Within three decades, anti-angiogenic therapy has rapidly evolved into an integral component of current standard anti-cancer treatment. Anti-angiogenic therapy has fulfilled a number of its earlier proposed promises. The universality of this approach is demonstrated by the broad spectrum of malignant and benign tumor entities, as well as non-neoplastic diseases, that are currently treated with anti-angiogenic agents. In contrast to tumor cell targeting therapies, the development of acquired drug resistance (e.g., via mutations in growth factor receptor signaling genes) has not been described yet for the principal target of anti-angiogenic therapy--the tumor endothelium. Moreover, the tumor endothelium has emerged as a critical target of conventional cancer therapies, such as chemotherapy and radiotherapy. The presumption that tumor growth and metastasis are angiogenesis-dependent implies that the number of potential targets of an anti-cancer therapy could be reduced to those that stimulate the angiogenesis process. Therefore, the set of endogenous angiogenesis stimulants might constitute an "Achilles heel" of cancer. Direct targeting of tumor endothelium via, e.g., endogenous angiogenesis inhibitors poses another promising but clinically less explored therapeutic strategy. Indeed, the majority of current anti-angiogenic approaches block the activity of a single or at most a few pro-angiogenic proteins secreted by tumor cells or the tumor stroma. Based on our systems biology work on the angiogenic switch, we predicted that the redundancy of angiogenic signals might limit the efficacy of anti-angiogenic monotherapies. In support of this hypothesis, emerging experimental evidence suggests that tumors may become refractory or even evade the inhibition of a single pro-angiogenic pathway via compensatory upregulation of alternative angiogenic factors. Here, we discuss current concepts and propose novel strategies to overcome tumor evasion of anti-angiogenic therapy. We believe that early detection of tumors, prediction of tumor evasive mechanisms and rational design of anti-angiogenic combinations will direct anti-angiogenic therapy towards its ultimate goal--the conversion of cancer to a dormant, chronic, manageable disease.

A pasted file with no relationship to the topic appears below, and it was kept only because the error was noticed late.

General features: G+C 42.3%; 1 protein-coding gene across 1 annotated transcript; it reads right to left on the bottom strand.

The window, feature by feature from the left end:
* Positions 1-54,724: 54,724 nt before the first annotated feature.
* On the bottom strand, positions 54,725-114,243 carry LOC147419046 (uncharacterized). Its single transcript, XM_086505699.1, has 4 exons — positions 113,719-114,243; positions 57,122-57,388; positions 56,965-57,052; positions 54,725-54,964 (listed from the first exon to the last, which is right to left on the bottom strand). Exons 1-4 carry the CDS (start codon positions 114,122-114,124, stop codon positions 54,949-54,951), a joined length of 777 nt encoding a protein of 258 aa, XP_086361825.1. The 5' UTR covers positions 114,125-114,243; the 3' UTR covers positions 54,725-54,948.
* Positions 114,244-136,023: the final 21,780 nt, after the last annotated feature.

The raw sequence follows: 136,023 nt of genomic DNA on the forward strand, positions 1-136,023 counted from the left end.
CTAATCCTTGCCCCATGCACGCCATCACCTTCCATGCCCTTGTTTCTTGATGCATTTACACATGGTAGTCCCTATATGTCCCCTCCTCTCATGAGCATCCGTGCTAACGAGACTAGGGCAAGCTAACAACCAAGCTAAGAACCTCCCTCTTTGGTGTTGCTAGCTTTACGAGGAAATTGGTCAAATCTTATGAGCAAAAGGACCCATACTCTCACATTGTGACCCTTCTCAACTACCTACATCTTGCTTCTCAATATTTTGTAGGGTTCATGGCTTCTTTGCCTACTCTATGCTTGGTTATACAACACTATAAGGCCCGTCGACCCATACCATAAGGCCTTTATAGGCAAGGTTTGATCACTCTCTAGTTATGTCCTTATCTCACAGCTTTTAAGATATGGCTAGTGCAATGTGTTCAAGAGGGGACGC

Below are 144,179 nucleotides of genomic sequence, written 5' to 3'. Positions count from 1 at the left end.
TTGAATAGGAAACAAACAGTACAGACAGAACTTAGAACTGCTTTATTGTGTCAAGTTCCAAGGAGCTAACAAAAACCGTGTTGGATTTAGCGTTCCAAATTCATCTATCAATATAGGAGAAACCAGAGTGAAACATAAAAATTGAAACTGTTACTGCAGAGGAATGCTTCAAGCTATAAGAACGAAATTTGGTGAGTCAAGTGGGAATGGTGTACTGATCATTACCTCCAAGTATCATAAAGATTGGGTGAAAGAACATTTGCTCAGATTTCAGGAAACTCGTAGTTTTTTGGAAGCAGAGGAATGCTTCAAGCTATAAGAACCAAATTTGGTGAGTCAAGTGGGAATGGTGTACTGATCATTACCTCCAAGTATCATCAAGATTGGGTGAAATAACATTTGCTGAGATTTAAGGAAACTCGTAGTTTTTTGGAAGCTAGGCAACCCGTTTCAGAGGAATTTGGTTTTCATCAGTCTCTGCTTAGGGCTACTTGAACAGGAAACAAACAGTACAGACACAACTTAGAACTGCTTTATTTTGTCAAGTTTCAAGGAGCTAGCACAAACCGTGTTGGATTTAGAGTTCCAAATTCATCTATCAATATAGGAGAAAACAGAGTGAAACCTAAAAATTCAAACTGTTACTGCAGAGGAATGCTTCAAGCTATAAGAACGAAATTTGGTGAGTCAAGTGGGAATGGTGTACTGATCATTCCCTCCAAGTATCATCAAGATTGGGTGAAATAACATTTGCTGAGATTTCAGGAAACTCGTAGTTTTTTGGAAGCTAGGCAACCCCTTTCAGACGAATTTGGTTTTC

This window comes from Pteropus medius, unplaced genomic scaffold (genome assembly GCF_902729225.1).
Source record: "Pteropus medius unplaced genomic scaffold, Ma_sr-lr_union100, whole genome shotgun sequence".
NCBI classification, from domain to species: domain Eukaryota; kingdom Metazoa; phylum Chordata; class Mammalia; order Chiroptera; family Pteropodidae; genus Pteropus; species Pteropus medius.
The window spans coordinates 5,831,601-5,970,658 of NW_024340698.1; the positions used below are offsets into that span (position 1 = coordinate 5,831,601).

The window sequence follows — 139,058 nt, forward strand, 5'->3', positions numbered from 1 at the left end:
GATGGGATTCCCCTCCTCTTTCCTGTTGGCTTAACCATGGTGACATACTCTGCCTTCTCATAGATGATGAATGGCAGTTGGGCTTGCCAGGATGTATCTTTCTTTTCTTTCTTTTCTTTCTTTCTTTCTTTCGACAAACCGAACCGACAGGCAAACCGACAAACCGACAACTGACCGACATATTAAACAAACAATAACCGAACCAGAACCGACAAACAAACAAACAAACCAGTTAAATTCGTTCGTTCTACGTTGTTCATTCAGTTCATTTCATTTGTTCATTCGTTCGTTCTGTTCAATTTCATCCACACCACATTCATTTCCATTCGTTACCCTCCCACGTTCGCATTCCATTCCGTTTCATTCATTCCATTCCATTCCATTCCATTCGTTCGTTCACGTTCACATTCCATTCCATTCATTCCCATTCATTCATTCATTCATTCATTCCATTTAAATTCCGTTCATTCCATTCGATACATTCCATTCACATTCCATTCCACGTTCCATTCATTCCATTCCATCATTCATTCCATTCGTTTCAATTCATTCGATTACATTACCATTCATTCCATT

2009 Elsevier Ltd. All rights reserved.